Sunday, October 15, 2006

THE FEDERALIST. Finally finished Chernow's Alexander Hamilton. 700+ pages is a lot of time to spend with anyone, and if Chernow is exhaustive he can also be exhausting, as can his subject.

Little Al was a dynamo, and his energy and intellect clearly awestrike his biographer, who gives us lots of stuff like "Eliza Hamilton remembered the sleepless night when her husband gave immortal expression to a durable piece of constitutional law." The bulk and scope of Hamilton's achievements -- auto-didact, indefatigable pamphleteer, Revolutionary War hero, political activist and intriguer, legal pioneer, most of The Federalist, Bank of New York, Bank of the United States, and oh yeah, the framework for American financial policy which largely persists to this day -- are lilies that hardly need such gilding.

But Chernow slobbers over these. Perhaps in consequence, whenever Hamilton goes clearly off the rails -- the Reynolds affair, the Miranda escapade, "The Public Conduct and Character of John Adams, Esq." etc -- Chernow professes astonishment. How could the greatest man in the world make such stupid mistakes? It seems never to have occurred to him -- or he chooses, out of infatuation, not to admit -- that Hamilton was something like a mad genius. His was such a roaring cascade of ideas that some were bound to be indiscriminate, sometimes even insane, and, as even Chernow acknowledges, Hamilton was not one to back off. That's what got him killed.

So enamored is Chernow that he feels it necessary to heap abuse on all who opposed Hamilton: Jefferson ("Dr. Pangloss... Hamilton wasn't the only one who suspected him of cowardice"), Madison ("lacked the charismatic sparkle that made the brashly confident Hamilton a natural leader" -- yet was President for two terms, hm), Monroe ("a plodding speaker and a middling intellect"), and most of all Burr, who is painted as a "supremely cynical" voluptuary, which paint is given a whole Hamilton-posthumous chapter of infernally black lacquer ("William Plumer wasn't the only person who gagged at Burr's incongruous presence in the Senate... this aging roue sampled opium and seduced willing noblewomen and chambermaids with a fine impartiality." Chambermaids! Such very Republican égalité, wot?). Readers not under a spell similar to Chernow's may regard Hamilton's fatal "affair of honor" with Burr -- and Hamilton's persistence, even unto his death agonies, in framing the fault with Burr -- as Wilde regarded the death of Little Nell. And if we have read Vidal -- who gets a slighting mention here -- we may be forgiven for yet feeling that debauched old Aaron played it well and fairly, and was within his rights.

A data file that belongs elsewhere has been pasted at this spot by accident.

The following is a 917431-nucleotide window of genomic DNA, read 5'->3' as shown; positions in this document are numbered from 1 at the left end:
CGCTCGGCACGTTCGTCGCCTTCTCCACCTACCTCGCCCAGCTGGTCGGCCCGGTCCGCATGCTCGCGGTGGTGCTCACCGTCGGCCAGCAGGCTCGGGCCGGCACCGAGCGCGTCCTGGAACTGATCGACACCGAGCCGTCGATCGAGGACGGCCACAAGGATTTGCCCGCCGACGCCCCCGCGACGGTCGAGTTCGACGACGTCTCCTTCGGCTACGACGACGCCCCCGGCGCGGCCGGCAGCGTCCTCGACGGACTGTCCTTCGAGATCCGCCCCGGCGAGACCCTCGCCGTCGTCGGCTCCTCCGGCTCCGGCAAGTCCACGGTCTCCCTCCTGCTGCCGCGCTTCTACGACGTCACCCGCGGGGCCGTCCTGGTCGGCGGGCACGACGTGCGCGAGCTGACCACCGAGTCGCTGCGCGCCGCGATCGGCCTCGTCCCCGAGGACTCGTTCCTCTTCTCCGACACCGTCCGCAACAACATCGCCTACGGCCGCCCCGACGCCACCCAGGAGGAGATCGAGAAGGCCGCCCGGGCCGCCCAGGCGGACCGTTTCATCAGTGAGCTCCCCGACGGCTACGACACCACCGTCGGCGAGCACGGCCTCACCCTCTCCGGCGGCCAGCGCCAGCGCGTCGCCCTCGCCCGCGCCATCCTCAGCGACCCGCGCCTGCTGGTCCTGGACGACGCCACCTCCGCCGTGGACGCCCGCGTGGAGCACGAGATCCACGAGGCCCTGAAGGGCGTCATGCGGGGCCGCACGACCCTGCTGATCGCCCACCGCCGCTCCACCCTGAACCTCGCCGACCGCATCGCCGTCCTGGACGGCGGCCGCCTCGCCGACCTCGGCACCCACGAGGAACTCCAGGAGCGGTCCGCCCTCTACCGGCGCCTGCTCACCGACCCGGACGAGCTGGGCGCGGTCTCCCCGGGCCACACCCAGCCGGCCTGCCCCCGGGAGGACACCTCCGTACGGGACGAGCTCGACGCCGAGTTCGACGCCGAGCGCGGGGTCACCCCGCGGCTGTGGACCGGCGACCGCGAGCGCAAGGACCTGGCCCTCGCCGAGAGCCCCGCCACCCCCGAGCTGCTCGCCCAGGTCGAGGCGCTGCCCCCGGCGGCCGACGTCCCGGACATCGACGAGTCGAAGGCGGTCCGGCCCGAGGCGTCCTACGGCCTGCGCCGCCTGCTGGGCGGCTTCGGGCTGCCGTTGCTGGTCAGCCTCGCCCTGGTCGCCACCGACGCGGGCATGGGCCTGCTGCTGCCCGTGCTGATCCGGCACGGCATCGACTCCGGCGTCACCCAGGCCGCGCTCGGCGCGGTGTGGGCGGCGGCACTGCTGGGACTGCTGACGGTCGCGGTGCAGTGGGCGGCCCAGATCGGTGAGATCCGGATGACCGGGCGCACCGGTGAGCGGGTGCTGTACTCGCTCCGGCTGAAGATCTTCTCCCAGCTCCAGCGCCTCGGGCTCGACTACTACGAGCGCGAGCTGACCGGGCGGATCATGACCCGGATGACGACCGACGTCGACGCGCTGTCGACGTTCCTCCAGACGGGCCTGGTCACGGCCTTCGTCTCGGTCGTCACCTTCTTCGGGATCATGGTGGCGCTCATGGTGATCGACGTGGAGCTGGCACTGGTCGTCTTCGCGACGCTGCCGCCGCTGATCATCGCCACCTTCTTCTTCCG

Still, Alexander Hamilton is a good read. Chernow scraped every source and makes it tell. In the heretofore murky matter of Hamiliton's younger days, this book makes it possible to imagine that skinny, intense boy, fired by intellectual passion and ambition, feverishly working in the counting house, reading borrowed books, and cajoling propertied men (the beginning of a lifelong habit) to get out of his poverty, illegitimacy, and nearly savage environment, and into history. Chernow famously visited the ancient prison where Hamilton's mother had been detained, and this seems to have galvanized his sense of mission. We are made to feel both Hamilton's restless energy and his survivor guilt ("What a world of scarred emotion and secret grief Alexander Hamilton bore with him on the boat to Boston") so strongly that it comes back to us all through the book in what breathing spaces Chernow's worshipfulness allows. And it is bracing to see a Founder's reversals as well as his triumphs -- to see Hamilton pelted with stones as well as with garlands -- and humanizing to see him flirt with Angelica Church, suck up to George Washington, and negotiate wary truces with Burr.

I wish, in the vastness of the book, he had allowed us larger portions of Hamilton's prose. I sometimes imagine that Hamilton is the model that makes modern political writers of whatever stripe think they can touch glory by waxing eloquent about the Defense of Marriage Act and other tediosities. But George Fucking Will can scribble through ten lifetimes before he gets close to what Hamilton achieved. Perhaps because of his early deprivations, Hamilton learned to yoke words to ideas right out of the box -- he drafted well in his head, and his mania propelled his reasoning and his eloquence with equal vigor. That explains his follies as well as his masterpieces.

I thank Chernow most heartily for the favor of lingering long over the gloriously incivil newspaper and pamphlet wars of the post-Revolutionary period. The accusations of treason, Jacobinism, atheism, "Angloman"-ism, monarchism, and Caesarism -- like the Journals-Affiche of Revolutionary France, an inspiration to bloggers everywhere. Come, let us slander! The example of our Founders demands it.

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